O, had I wings like to a dove John Milton
Alas that I offended Edmund Hooper
O, clap your hands together Orlando Gibbons
The Blessed Lamb Edmund Hooper
A song of joy Orlando Gibbons
Magnificat - The Short Service Edmund Hooper
Nunc Dimittis - The Short Service Edmund Hooper
Wellspring of bounty Edmund Hooper
Nunc Dimittis - The Great Service Edmund Hooper
When one among the twelve there was Orlando Gibbons
Magnificat - The Verse Service Edmund Hooper
Nunc Dimittis - The Verse Service Edmund Hooper
Behold, it is Christ Edmund Hooper
Now shall the praises of the Lord be sung Edmund Hooper Total playing time 57m 00s
Behold, It Is Christ
Behold, It Is Christ
Anthems and services by Edmund Hooper and his contemporaries
Behold, It Is Christ
Edmund Hooper is one of the finest, though one of the least known, of early 17th century English composers. Born around 1553, he was appointed Master of the Choristers of Westminster Abbey in 1588, and Organist (the first person to hold the title still used today) in 1606. He was also a Gentleman of the Chapel Royal, and, from 1615, joint Organist of the Chapel Royal with Orlando Gibbons. He died in 1621 and is buried in the Abbey cloisters.
His music was extremely popular in its day. John Day included three of his pieces in his "First Book of selected Church Music" of 1641, and there are also contributions by Hooper to the volumes compiled by Este, Ravenscroft and Leighton. His full anthem Behold, it is Christ appears in more contemporary sources than any other piece of the period, a remarkable testament to its popularity.
A relatively small amount of his music survives: about seventeen anthems or sacred songs, four services of varying completeness, and a tiny amount of keyboard music. However, despite their small number, his compositions show a remarkably wide range of compositional skills and a wholly original and striking musical personality. His settings of the Magnificat and Nunc Dimittis are of great interest in being in the three main forms of the time: Great, Verse and Short. All three are recorded here. His anthems likewise range in scope from the tiny Wellspring of bounty to the magnificent verse anthem The Blessed Lamb, equal in its grandeur to any contemporary example. This highly individual approach to the length and scale of his anthems may be one reason for their relative neglect; some are very long and demanding, others so short that it is difficult to find a context for their use. Another possible reason is that he favoured expressive devotional poetry for his texts, sometimes of questionable literary merit. The text of the miniature Wellspring of bounty, for example, is somewhat baffling. However, when he found a text of drama and profundity like The Blessed Lamb, his skill in word-setting and in building a large-scale musical structure, together with a uniquely expressive harmonic language, combine to produce music of a power unsurpassed by even the most celebrated of his contemporaries.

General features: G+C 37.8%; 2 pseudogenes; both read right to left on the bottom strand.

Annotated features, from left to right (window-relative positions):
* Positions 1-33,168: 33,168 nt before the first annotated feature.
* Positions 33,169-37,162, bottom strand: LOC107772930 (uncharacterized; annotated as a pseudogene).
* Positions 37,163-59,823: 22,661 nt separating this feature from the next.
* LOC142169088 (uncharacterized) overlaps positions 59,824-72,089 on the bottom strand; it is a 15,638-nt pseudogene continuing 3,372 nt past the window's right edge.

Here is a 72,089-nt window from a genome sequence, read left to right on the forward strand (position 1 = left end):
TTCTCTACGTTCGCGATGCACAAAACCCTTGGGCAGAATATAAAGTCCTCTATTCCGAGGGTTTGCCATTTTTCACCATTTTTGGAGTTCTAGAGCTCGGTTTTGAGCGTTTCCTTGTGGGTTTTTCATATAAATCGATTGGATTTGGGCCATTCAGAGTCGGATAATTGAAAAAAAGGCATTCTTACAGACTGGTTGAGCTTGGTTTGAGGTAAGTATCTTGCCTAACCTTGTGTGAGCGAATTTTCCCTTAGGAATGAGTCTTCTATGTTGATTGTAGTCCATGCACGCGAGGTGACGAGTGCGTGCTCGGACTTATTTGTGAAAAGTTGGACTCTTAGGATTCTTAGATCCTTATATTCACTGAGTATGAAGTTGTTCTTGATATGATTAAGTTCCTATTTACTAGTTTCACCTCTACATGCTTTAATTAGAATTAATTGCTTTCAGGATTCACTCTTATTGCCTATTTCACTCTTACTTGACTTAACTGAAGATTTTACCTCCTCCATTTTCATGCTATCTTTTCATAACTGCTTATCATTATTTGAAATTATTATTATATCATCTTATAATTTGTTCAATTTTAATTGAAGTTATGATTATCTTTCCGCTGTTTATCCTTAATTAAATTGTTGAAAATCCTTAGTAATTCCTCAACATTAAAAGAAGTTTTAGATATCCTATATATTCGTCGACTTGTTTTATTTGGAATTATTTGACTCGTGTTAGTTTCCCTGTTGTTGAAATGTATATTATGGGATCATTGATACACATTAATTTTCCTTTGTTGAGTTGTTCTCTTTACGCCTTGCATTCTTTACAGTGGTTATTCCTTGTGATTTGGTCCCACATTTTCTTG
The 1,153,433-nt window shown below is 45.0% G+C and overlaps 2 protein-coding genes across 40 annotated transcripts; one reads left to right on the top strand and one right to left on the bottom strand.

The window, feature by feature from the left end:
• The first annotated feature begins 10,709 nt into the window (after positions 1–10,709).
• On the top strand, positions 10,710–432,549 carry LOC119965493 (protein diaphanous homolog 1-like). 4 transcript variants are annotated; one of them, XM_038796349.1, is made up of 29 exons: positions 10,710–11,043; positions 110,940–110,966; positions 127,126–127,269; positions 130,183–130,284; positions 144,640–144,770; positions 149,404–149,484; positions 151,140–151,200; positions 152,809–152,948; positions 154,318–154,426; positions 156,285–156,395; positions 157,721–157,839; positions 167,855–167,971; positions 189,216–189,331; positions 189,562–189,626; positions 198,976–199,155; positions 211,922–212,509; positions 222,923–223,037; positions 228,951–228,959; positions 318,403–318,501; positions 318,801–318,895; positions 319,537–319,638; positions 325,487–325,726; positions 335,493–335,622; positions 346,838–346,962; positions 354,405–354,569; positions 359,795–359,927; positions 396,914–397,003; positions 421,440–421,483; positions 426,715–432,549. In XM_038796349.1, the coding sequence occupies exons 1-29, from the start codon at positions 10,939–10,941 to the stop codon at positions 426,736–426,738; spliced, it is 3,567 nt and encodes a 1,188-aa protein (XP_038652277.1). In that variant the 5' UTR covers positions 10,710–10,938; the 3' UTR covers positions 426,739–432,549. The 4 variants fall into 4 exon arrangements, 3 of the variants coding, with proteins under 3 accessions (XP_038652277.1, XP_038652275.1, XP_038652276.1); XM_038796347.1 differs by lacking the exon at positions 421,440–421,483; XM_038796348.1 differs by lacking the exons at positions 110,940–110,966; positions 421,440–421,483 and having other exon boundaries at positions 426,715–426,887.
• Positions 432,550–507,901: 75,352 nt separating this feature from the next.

This recording sets Edmund Hooper alongside three contemporary musicians, all active in London at about the same time. Martin Peerson (c.1572-1651), was Sacrist of Westminster Abbey during Hooper"s tenure, becoming Organist of St. Paul"s Cathedral in 1624. He composed music in a variety of forms, including ayres, madrigals and instrumental pieces. John Milton (1563-1647), was father of the poet of the same name. Though not a professional composer (he became Master of the Scrivener's Company in 1634), he was a composer of some reputation in his day - one of his madrigals appears in the collection "The Triumphs of Oriana" of 1601. There is also reference to a 40-part "In nomine" by Milton, but it does not survive. The most familiar name in this short list is that of Orlando Gibbons (1583-1625), Hooper's colleague and successor at Westminster Abbey. He was sent by Charles I to Dover in 1625 to meet the new Queen, Henrietta Maria, but regrettably died of apoplexy while he was there. He is buried in Canterbury Cathedral.
The permission of Mrs Bridget le Huray to use the unpublished work of the late Dr Peter le Huray is gratefully acknowledged.
Produced by Philip Moore
Recorded and edited by Lance Andrews